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M-125-3MN   East-Germany (DDR)
DDR variant of the M-125-3 Fialka

As a country of the Warsaw Pact, the former DDR (East Germany) also used a variant of the M-125-3 that was adapted for the local language (German). Although no surviving German Fialka machines have been found so far, the layout of the keyboard and the numbering of the wheels is known, as a German Fialka User Manual of the NVA (the DDR's army) has been recovered.

DDR keyboard
With help from a recovered German Fialka manual and some former users of the machine, we've been able to reconstruct the layout of the keyboard of the DDR Fialka variant. On this variant, the key at the top left (i.e. the one that is shared with the spacebar) carries the German character 'J', next to the Russian Й. In German, the 'J' can be replaced by an 'I' without loosing readability.

Layout of the DDR variant of the M-125-3 (Fialka) machine

The layout of the characters at the bottom right of each key, is identical to the layout of the DDR variant of the earlier M-125. Although it is likely that the keys that were used in Numerical Mode were darker than the others (just like on the Polish and Czech keyboards) we have never observed this, as there are no surviving examples of the DDR variant of the Fialka cipher machine.

DDR wheel wiring   4K
As there are no known surviving examples of the DDR variant of the Fialka, we have not been able to trace the wiring of its wheels. All we know from the recovered German user manual, is that the wheels were identified with '4K', which was engraved as a prefix on each wheel.

The Russian M-125-3M was supplied with the same accessories as the other M-125-3 variants, except for the spare print heads. As the M-125-3M was a Russian-only machine, the only print head that was used was the Mixed Mode Russian version which was present inside the machine. As a result, the axle that holds the test reflector inside the metal dust cover, has no room for additional print heads. Click any of the thumbnails below for additional information.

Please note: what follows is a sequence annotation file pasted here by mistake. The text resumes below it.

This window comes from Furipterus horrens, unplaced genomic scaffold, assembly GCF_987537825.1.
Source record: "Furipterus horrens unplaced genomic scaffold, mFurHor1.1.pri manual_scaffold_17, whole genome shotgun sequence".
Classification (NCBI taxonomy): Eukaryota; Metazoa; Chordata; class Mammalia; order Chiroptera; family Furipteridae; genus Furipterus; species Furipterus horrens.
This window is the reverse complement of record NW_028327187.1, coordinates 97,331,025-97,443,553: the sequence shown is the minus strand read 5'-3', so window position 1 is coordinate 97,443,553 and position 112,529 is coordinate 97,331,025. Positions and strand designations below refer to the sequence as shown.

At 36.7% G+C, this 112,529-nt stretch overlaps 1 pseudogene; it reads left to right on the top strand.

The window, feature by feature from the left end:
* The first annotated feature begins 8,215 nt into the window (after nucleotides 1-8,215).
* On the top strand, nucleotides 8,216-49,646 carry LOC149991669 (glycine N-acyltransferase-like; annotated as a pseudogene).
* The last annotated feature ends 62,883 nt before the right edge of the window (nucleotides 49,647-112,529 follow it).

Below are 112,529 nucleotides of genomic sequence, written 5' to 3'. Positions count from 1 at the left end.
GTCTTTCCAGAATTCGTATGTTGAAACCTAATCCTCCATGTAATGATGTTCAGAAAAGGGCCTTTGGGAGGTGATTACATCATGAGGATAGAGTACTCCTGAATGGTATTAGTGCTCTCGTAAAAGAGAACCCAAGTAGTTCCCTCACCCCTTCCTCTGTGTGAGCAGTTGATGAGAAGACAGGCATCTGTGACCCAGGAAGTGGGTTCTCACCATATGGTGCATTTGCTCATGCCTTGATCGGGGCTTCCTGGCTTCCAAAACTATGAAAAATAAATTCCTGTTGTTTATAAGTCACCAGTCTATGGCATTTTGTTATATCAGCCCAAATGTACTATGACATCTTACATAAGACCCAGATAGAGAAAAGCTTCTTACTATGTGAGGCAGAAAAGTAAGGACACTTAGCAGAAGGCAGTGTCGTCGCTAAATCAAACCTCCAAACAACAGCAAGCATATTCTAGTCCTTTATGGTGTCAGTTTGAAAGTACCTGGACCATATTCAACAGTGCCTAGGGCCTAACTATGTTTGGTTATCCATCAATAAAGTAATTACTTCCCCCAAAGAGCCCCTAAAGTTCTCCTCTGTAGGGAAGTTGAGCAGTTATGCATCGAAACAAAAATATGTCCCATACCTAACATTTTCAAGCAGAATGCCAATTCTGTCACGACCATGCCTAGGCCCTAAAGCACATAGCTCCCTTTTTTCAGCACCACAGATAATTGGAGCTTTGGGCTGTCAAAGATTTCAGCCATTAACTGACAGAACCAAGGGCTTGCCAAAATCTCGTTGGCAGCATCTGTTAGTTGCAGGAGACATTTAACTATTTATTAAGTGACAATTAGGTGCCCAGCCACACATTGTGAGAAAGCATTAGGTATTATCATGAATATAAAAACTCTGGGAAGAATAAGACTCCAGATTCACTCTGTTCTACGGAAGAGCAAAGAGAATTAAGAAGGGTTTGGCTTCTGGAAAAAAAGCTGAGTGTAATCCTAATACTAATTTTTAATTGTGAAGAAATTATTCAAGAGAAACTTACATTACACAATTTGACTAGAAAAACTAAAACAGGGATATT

Overview of the accessories

Original check list
Metal dust cover that protects the machine and is used to store some accessories
Metal box for collecting paper chad from the punched paper tape
Paper feeder that holds a fresh paper tape reel
Small hand crank for making corrections and for releasing a blocked mechanism
Spare print heads
Test reflector
Spare set of wheels in aluminium can
Canvas wallet with various tools
Oil can used for maintenance
User manual
Standard Power Supply Unit (PSU)
Tempest complient Power Supply Unit (PSU)
24V service lamp used for seting up and maintenance
Metal test triangle for the card reader
Wheel opening tool
Older version
Before the M-125-3 was introduced in the late 1960s, its predecessor, the M-125 was used. It can easily be distinguished from the M-125-3 as its keyboard has rounded key tops whereas the key on the later machine are square. Furthermore it only has two letters on each key: a Cryllic one (in black) and a Latin one (in red). Furthermore these machines were issued with the standard (non-adjustable) cipher wheels.  More information about the older M-125.

The older M-125 and the later M-125-3 side by side (Polish versions shown here)

  1. Jörg Drobick, Nutzung der Fialka M-125
    Website: Der SAS- und Chiffrierdienst (SCD). Retrieved May 2014.

  2. Paul Reuvers and Marc Simons, The Fialka M-125 Reference Manual
    Copyright 2005-2009. Version 2.0, June 2009. ISBN 978-90-79991-01-3.
Further information
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Crypto Museum. Created: Sunday 06 July 2014. Last changed: Friday, 08 January 2021 - 08:50 CET.
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